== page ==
Chief Justice William H. Rehnquist (search) has been hospitalized with a fever, a setback that fueled more retirement speculation about the 33-year veteran of the Supreme Court.

The 80-year-old Rehnquist was taken by ambulance to Virginia Hospital Center in Arlington, Va., on Tuesday night and was admitted for observation and tests, Supreme Court spokeswoman Kathy Arberg said Wednesday. She would not release other information, including his condition.

Despite having thyroid cancer, Rehnquist has maintained a regular work routine and defied expectations that bad health would force him to leave the court.

"This hospitalization has to shake his faith a little bit," said Stephen Wermiel, an American University law professor who specializes in the Supreme Court.

President Bush was unaware of Rehnquist's hospitalization. He was in the Oval Office when Andy Card, the White House chief of staff, and spokesman Scott McClellan informed him at midafternoon of news reports that Rehnquist was ill.

There was no indication that the news would affect the president's selection of a candidate — or the timing of an announcement — for replacing Justice Sandra Day O'Connor (search), who announced earlier this month that she was stepping down.

Rehnquist, who began receiving chemotherapy and radiation in October, has said very little publicly about his prognosis and nothing about his future at the court.

A month ago, most court watchers thought Rehnquist's retirement was inevitable. But many justices in history have kept working until the end. There have been just 15 previous chief justices, and eight served until their deaths.

"I understand why he wouldn't want to retire. If he quit he'd feel like he was taking one step in the grave," said Richard Friedman, a law professor at the University of Michigan. "He's probably enjoying all the fuss."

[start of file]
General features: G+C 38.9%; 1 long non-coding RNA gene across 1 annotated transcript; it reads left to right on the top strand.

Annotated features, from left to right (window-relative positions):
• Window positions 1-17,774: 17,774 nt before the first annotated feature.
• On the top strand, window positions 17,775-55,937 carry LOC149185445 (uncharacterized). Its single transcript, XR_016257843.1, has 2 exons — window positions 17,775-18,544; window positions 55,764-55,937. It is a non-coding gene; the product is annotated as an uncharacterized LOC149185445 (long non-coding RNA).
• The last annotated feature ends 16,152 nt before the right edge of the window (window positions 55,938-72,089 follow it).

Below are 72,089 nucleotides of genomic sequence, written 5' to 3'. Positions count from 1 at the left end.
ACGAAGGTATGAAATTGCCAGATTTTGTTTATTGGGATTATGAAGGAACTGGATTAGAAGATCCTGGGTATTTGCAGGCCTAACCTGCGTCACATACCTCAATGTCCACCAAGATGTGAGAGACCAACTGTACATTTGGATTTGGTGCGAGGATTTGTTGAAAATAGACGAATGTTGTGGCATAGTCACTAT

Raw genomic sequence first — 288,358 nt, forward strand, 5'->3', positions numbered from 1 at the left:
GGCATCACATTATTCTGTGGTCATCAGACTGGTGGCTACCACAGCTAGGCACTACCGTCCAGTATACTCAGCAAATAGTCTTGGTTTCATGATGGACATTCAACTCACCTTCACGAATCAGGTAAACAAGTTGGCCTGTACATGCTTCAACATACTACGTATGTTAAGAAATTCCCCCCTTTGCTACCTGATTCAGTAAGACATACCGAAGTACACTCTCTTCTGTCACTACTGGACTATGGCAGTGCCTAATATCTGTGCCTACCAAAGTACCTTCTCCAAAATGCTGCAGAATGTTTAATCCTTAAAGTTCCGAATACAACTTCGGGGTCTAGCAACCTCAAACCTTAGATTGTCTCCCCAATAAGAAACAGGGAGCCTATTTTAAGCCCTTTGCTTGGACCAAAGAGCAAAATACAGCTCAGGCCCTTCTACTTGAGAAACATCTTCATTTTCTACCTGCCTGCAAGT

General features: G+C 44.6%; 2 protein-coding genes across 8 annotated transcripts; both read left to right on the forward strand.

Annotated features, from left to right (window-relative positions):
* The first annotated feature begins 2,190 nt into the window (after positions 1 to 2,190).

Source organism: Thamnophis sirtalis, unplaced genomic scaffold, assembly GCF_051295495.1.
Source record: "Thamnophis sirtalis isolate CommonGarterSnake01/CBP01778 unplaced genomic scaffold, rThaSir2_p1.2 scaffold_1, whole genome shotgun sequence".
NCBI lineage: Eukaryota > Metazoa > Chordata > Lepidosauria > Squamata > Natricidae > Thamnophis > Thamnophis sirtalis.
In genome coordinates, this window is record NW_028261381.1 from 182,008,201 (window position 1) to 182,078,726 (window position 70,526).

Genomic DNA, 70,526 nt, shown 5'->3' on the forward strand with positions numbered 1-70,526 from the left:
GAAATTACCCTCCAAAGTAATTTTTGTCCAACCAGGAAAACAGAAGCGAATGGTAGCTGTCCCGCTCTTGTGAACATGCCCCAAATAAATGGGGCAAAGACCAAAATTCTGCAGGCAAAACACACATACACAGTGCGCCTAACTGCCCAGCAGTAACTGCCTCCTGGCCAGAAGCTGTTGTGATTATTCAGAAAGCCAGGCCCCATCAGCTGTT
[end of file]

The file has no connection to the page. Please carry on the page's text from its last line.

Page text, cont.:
Camera crews were staked outside the hospital Wednesday evening. It was unclear whether the fever that put Rehnquist there was related to his cancer.

Senate Judiciary Committee Chairman Arlen Specter, who has a type of cancer involving the lymph nodes, said doctors "take extensive precautions with cancer patients who have elevated symptoms."

The chief justice had been coming to the court daily but did not show up as usual Wednesday morning. Court officials initially declined to say why he was absent or explain unusual happenings at Rehnquist's Arlington home.

Members of the news media near the residence saw a court police officer make several trips to the house, leaving each time with various personal items. First,the officer carried out Rehnquist's distinctive cane and a shirt. Later, he brought out other clothing.

At about 2:30 p.m., Arberg issued a two-sentence statement saying Rehnquist was hospitalized for a fever and was undergoing tests.

It was the second time in less than four months that Rehnquist was taken by ambulance to the hospital. In March, he was brought in with breathing problems. He did not stay overnight then.

Rehnquist has a tracheotomy tube that helps him breathe. He has been treated since October for thyroid cancer, undergoing chemotherapy and radiation. The illness led to a five-month absence from the bench, although he continued working at home and at the court during his convalescence.

The chief justice has refused to say if he plans to retire, telling reporters camped outside his house last week: "That's for me to know and you to find out."

Dr. Kenneth Burman, a thyroid specialist at Washington Hospital Center who is not involved in Rehnquist's treatment, said it was not unusual for a cancer patient to check into the hospital with fever. "It could be a minor local infection around the tracheotomy tube," he said.

A more serious possibility, he said, is that the cancer has spread and caused infection. Other possibilities, he said, are pneumonia, allergies to medicine or reaction to chemotherapy.

So far, the Supreme Court has released only the barest of details about the chief justice's health. Among the unanswered questions is whether Rehnquist has the most serious type of thyroid cancer, which is often fatal within months.